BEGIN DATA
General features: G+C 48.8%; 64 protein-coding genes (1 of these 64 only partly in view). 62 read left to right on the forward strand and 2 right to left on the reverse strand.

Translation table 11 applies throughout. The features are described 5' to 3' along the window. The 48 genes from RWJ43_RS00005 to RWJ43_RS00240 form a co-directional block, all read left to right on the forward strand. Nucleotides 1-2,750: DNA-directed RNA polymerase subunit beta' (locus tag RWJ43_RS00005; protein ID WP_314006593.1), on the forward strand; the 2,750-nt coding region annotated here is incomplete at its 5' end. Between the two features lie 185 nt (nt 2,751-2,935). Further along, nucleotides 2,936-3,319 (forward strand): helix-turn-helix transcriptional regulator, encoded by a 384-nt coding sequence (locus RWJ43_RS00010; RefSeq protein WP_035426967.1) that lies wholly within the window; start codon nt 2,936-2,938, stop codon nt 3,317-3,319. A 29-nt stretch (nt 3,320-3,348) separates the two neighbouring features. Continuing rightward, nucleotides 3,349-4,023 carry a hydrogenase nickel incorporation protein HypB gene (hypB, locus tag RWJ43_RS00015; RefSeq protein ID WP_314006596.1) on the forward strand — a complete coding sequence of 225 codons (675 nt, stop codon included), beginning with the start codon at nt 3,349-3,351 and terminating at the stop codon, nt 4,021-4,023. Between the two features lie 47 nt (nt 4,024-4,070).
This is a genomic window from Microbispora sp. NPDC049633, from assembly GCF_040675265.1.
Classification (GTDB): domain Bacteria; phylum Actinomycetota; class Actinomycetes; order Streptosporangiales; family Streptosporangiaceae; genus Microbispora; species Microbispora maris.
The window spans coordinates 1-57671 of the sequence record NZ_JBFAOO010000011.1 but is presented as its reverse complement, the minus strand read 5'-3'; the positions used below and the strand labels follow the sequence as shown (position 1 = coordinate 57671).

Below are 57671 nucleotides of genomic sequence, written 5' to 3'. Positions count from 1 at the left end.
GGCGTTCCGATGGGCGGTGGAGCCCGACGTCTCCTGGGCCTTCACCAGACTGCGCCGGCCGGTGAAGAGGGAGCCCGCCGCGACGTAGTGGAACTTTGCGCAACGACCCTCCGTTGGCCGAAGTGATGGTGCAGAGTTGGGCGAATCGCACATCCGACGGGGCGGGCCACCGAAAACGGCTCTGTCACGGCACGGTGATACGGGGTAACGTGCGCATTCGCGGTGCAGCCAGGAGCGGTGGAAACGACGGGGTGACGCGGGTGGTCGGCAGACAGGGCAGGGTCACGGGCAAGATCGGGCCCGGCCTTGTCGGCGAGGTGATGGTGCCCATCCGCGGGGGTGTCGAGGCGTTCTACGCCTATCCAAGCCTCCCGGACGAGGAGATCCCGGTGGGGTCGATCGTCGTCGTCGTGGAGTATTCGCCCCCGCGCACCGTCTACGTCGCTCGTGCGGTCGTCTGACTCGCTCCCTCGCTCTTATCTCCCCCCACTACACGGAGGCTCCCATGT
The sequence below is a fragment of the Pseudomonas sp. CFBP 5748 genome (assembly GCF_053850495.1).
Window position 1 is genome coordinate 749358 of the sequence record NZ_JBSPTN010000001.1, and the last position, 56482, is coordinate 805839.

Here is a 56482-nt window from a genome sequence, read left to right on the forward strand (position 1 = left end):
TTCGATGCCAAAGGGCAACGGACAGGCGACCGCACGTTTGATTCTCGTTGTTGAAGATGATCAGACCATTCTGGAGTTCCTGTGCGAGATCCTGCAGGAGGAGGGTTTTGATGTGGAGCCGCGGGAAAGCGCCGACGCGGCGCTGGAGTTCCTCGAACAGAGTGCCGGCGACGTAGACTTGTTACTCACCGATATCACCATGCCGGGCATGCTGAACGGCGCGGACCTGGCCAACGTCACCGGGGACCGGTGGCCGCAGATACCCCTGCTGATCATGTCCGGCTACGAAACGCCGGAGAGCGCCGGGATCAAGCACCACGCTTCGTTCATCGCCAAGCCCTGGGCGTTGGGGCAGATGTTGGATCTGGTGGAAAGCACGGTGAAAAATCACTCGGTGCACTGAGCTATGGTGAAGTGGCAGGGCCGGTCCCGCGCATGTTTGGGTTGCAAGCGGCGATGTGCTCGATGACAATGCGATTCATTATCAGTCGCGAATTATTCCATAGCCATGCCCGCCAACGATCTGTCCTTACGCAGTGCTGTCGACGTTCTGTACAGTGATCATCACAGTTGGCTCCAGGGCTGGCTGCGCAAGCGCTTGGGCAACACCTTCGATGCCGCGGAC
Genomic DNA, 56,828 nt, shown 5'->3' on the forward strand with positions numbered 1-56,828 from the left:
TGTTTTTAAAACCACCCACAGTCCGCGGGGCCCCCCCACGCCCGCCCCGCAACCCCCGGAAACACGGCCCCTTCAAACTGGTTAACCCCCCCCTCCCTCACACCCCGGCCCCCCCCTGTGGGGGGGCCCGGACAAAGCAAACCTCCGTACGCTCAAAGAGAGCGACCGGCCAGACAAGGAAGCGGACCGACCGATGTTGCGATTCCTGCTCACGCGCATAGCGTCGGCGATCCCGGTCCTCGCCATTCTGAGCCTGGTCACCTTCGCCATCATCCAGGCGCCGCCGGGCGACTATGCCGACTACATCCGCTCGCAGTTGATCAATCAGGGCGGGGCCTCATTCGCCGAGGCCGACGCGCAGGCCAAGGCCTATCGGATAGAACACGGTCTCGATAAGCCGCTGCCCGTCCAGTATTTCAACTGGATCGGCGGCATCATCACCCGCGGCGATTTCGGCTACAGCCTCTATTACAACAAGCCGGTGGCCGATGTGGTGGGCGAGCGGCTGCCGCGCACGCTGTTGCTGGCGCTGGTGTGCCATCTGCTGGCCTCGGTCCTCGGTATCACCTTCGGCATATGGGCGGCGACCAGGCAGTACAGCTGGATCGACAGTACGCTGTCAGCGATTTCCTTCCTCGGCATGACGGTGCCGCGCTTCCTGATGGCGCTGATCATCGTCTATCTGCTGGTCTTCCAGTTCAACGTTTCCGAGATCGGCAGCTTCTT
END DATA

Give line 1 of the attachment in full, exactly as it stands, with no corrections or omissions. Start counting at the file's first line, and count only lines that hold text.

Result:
General features: G+C 48.8%; 64 protein-coding genes (1 of these 64 only partly in view). 62 read left to right on the forward strand and 2 right to left on the reverse strand.